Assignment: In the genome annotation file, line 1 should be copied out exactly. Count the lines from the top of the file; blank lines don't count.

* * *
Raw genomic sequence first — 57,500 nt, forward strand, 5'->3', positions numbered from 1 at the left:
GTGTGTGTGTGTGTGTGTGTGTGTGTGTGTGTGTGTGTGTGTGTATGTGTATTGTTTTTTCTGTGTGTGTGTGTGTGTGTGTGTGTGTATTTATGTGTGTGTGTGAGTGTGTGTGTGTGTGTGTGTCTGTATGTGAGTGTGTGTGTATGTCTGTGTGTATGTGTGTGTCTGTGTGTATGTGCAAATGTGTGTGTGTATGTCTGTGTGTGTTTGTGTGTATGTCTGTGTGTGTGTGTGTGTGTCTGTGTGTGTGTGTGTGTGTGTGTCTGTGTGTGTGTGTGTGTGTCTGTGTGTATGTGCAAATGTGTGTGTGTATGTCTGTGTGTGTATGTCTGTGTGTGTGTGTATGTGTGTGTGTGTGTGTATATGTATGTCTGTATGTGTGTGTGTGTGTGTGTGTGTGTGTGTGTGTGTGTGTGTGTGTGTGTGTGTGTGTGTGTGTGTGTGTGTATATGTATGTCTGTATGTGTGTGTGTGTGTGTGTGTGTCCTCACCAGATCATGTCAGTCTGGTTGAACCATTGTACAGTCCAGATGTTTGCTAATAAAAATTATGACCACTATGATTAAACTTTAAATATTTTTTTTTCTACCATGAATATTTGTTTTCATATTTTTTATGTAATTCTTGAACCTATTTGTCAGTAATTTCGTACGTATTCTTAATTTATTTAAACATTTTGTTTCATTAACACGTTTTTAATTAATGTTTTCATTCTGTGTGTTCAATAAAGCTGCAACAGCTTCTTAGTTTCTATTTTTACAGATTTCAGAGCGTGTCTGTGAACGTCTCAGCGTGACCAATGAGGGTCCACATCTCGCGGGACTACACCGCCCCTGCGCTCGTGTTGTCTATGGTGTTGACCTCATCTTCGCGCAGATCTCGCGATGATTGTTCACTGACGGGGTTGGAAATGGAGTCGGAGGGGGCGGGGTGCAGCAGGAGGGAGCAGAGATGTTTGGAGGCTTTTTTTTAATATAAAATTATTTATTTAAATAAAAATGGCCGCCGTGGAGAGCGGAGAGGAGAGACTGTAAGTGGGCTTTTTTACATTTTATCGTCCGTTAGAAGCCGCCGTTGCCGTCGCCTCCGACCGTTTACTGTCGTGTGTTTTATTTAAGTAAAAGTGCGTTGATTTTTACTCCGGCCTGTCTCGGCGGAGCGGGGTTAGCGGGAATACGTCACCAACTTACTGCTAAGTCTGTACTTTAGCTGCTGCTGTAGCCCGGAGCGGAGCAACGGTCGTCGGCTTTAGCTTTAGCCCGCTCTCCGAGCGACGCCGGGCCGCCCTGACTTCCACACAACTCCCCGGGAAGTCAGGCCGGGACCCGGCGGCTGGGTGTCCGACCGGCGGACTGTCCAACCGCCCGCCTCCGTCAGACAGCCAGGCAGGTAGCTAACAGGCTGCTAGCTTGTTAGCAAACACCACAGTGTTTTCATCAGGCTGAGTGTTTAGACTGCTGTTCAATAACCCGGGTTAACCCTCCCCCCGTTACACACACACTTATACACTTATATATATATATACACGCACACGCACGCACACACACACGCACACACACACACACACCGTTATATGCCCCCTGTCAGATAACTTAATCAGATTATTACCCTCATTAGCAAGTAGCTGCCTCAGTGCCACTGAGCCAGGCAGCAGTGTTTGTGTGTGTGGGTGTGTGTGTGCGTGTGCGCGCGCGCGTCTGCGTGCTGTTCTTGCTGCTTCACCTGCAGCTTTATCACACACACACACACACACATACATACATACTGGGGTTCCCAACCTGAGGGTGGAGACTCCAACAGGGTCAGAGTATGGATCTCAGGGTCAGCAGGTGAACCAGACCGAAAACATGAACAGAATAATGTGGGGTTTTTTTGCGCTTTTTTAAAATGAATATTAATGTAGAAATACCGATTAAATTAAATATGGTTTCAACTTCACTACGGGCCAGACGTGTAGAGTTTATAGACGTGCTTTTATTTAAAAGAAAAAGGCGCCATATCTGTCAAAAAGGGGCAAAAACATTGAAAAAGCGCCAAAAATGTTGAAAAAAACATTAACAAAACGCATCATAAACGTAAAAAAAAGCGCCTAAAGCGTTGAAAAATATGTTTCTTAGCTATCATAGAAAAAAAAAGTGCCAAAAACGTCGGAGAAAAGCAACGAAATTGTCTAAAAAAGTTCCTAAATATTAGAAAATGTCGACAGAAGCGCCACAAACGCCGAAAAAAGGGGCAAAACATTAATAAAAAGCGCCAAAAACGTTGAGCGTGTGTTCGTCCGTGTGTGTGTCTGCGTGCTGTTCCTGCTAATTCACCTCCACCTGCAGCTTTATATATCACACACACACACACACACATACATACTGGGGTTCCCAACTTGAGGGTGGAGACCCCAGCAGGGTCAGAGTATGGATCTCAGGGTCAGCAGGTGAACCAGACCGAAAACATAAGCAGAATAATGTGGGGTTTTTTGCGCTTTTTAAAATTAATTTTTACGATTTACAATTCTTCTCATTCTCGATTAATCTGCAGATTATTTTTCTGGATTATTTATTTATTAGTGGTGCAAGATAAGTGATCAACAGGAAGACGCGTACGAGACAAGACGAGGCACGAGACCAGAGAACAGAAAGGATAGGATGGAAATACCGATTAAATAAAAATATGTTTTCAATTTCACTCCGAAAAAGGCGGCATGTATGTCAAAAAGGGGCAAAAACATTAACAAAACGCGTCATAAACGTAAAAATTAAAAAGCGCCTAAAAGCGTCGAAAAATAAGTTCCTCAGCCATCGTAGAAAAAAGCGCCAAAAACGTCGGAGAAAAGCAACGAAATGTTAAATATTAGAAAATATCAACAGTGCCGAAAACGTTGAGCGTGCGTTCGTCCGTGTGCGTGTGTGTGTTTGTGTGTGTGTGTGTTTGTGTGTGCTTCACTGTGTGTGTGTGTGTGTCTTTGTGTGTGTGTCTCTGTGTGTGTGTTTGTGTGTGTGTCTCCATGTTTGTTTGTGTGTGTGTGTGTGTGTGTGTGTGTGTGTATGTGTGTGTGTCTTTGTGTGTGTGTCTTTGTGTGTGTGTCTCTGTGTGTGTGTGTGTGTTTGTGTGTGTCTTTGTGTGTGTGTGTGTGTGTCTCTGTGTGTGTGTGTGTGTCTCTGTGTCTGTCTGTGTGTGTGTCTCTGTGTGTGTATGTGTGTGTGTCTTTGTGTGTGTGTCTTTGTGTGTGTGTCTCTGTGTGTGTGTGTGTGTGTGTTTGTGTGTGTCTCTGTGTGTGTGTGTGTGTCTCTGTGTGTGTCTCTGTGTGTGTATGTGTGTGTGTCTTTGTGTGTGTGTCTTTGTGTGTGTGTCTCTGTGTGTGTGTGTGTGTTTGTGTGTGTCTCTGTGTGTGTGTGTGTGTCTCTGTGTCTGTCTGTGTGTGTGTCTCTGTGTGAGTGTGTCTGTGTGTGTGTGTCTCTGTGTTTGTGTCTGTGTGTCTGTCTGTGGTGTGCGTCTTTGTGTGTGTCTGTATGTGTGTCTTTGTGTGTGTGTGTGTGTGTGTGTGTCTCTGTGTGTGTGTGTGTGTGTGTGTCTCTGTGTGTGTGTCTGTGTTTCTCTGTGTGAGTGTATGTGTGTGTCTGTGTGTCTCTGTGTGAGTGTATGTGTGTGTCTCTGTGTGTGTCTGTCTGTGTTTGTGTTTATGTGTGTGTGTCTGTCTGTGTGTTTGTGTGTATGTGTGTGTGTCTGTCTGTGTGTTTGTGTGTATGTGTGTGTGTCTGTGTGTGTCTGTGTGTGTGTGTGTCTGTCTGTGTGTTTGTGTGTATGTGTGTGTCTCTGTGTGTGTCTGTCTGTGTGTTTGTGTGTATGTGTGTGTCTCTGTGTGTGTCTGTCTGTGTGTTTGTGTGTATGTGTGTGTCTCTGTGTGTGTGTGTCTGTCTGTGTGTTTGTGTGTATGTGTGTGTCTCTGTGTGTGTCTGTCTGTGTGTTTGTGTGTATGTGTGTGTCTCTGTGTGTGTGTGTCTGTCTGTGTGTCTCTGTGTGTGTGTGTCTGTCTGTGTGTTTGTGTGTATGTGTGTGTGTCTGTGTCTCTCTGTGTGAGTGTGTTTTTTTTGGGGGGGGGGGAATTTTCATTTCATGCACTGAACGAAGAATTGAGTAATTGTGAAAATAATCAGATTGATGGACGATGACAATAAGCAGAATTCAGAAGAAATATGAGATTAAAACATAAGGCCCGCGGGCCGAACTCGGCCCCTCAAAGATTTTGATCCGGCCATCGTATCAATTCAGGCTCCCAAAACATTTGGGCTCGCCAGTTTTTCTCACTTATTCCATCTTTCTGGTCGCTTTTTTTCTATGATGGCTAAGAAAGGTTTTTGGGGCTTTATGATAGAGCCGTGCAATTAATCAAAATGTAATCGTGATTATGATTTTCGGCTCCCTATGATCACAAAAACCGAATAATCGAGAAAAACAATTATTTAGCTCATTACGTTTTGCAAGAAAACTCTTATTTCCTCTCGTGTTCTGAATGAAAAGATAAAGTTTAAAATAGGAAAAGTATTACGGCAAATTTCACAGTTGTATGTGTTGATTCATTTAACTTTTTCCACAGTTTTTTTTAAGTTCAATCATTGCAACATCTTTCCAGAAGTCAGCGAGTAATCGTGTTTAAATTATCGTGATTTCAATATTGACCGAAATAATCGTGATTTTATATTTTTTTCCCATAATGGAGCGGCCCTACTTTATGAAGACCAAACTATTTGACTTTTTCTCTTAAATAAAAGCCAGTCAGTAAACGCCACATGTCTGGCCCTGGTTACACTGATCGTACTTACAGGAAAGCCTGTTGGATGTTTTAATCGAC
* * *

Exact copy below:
Raw genomic sequence first — 57,500 nt, forward strand, 5'->3', positions numbered from 1 at the left: